Tacrolimus (Systemic): Corticosteroids (Systemic) may decrease the serum concentration of Tacrolimus (Systemic). Conversely, when discontinuing corticosteroid therapy, tacrolimus concentrations may increase. Risk C: Monitor therapy

Tacrolimus (Topical): Corticosteroids (Systemic) may enhance the immunosuppressive effect of Tacrolimus (Topical). Risk X: Avoid combination

Talimogene Laherparepvec: Corticosteroids (Systemic) may enhance the adverse/toxic effect of Talimogene Laherparepvec. Specifically, the risk of infection from the live, attenuated herpes simplex virus contained in talimogene laherparepvec may be increased. Risk X: Avoid combination

Tertomotide: Corticosteroids (Systemic) may diminish the therapeutic effect of Tertomotide. Risk X: Avoid combination

Thiazide and Thiazide-Like Diuretics: Corticosteroids (Systemic) may enhance the hypokalemic effect of Thiazide and Thiazide-Like Diuretics. Risk C: Monitor therapy

Tisagenlecleucel: Corticosteroids (Systemic) may diminish the therapeutic effect of Tisagenlecleucel. Management: Avoid use of corticosteroids as premedication or at any time during treatment with tisagenlecleucel, except in the case of life-threatening emergency (such as resistant cytokine release syndrome). Risk D: Consider therapy modification

Tofacitinib: Corticosteroids (Systemic) may enhance the immunosuppressive effect of Tofacitinib. Management: Coadministration of tofacitinib with potent immunosuppressants is not recommended. Doses equivalent to more than 2 mg/kg or 20 mg/day of prednisone (for persons over 10 kg) administered for 2 or more weeks are considered immunosuppressive. Risk D: Consider therapy modification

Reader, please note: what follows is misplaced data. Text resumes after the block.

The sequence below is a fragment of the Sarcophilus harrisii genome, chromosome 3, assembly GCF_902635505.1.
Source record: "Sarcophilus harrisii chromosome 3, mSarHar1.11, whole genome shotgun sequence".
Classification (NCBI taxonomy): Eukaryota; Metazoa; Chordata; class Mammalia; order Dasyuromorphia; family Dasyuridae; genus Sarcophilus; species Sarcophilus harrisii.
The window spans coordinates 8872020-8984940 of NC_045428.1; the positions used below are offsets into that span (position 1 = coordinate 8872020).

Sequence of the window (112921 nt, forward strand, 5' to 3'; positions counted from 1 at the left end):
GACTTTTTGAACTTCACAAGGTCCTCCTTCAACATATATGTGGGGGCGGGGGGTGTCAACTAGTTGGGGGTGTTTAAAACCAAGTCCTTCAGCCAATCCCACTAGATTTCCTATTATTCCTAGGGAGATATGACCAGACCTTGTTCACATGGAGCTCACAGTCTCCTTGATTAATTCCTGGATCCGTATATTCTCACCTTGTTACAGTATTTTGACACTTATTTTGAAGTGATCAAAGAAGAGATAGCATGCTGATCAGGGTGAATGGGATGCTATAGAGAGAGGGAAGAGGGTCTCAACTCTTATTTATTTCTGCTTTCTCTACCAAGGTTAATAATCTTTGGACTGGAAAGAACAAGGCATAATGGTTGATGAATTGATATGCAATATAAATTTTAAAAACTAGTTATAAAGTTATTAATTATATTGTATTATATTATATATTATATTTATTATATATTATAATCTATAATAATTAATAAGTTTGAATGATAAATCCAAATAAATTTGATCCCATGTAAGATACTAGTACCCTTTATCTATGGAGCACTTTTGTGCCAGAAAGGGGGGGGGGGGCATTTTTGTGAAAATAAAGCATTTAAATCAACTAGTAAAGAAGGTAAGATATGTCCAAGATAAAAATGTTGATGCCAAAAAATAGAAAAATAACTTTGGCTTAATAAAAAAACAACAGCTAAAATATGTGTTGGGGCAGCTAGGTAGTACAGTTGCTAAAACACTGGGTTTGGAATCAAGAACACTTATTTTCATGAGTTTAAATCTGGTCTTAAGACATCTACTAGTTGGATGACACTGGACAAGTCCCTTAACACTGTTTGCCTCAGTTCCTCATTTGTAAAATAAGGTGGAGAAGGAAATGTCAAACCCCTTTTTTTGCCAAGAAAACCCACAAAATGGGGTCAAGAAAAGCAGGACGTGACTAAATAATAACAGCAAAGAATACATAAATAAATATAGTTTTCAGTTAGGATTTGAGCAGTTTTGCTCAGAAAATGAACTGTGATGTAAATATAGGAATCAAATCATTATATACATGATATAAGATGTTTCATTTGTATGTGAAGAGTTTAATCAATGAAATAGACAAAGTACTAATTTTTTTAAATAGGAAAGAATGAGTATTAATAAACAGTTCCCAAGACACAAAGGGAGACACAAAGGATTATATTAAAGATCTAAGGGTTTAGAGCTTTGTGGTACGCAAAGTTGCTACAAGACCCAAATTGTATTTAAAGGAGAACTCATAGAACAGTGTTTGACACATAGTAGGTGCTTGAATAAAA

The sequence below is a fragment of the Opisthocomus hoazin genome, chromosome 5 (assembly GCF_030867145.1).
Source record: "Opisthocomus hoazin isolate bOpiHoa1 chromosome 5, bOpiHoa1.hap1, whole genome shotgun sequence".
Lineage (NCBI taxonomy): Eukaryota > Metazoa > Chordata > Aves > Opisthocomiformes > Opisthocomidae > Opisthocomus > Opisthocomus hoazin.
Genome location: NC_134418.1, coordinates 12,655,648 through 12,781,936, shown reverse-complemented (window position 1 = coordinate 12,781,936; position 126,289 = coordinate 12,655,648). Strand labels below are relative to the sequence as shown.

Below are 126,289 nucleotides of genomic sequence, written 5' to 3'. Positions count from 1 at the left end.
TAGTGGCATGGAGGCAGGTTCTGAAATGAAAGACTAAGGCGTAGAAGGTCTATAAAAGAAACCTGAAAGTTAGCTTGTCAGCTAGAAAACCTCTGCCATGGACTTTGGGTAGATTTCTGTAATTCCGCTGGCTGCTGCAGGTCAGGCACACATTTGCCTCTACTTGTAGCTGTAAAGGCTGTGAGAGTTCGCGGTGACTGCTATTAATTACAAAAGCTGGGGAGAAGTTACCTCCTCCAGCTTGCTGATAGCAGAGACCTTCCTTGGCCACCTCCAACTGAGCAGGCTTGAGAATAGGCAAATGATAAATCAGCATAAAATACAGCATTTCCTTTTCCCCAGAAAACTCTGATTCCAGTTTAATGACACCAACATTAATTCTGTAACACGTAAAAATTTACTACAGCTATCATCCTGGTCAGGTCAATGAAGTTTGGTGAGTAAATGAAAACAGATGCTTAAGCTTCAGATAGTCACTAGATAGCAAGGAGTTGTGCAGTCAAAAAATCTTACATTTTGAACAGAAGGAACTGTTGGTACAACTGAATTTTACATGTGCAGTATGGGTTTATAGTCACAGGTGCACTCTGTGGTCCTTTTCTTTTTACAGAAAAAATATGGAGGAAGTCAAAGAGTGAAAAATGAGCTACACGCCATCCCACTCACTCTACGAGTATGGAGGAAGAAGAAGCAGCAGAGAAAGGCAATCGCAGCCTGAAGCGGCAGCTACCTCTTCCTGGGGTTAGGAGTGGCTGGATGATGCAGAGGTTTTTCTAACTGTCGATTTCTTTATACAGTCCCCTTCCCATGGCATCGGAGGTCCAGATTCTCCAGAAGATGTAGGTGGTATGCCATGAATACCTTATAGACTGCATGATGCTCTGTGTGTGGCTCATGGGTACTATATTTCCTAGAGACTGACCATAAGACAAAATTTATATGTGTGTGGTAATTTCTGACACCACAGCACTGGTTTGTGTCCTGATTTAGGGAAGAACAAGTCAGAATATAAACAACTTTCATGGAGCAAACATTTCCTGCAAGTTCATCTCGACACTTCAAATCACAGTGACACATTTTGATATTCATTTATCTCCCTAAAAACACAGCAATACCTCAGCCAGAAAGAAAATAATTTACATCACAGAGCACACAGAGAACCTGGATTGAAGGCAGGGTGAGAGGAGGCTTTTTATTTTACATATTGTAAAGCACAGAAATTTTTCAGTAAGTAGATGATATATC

Typhoid Vaccine: Corticosteroids (Systemic) may enhance the adverse/toxic effect of Typhoid Vaccine. Specifically, the risk of vaccine-associated infection may be increased. Corticosteroids (Systemic) may diminish the therapeutic effect of Typhoid Vaccine. Risk X: Avoid combination

Upadacitinib: Corticosteroids (Systemic) may enhance the immunosuppressive effect of Upadacitinib. Management: Coadministration of upadacitinib with systemic corticosteroids at doses equivalent to greater than 2 mg/kg or 20 mg/day of prednisone (for persons over 10 kg) administered for 2 or more weeks. Risk D: Consider therapy modification

Urea Cycle Disorder Agents: Corticosteroids (Systemic) may diminish the therapeutic effect of Urea Cycle Disorder Agents. More specifically, Corticosteroids (Systemic) may increase protein catabolism and plasma ammonia concentrations, thereby increasing the doses of Urea Cycle Disorder Agents needed to maintain these concentrations in the target range. Risk C: Monitor therapy

Vaccines (Inactivated): Corticosteroids (Systemic) may diminish the therapeutic effect of Vaccines (Inactivated). Management: Administer vaccines at least 2 weeks prior to immunosuppressive corticosteroids if possible. If patients are vaccinated less than 14 days prior to or during such therapy, repeat vaccination at least 3 months after therapy if immunocompetence restored. Risk D: Consider therapy modification

Vaccines (Live): Corticosteroids (Systemic) may enhance the adverse/toxic effect of Vaccines (Live). Specifically, the risk of vaccine-associated infection may be increased. Corticosteroids (Systemic) may diminish the therapeutic effect of Vaccines (Live). Management: Avoid live vaccines during and for 1 month after therapy with immunosuppressive doses of corticosteroids (equivalent to prednisone > 2 mg/kg or 20 mg/day in persons over 10 kg for at least 2 weeks). Give live vaccines prior to therapy whenever possible. Risk D: Consider therapy modification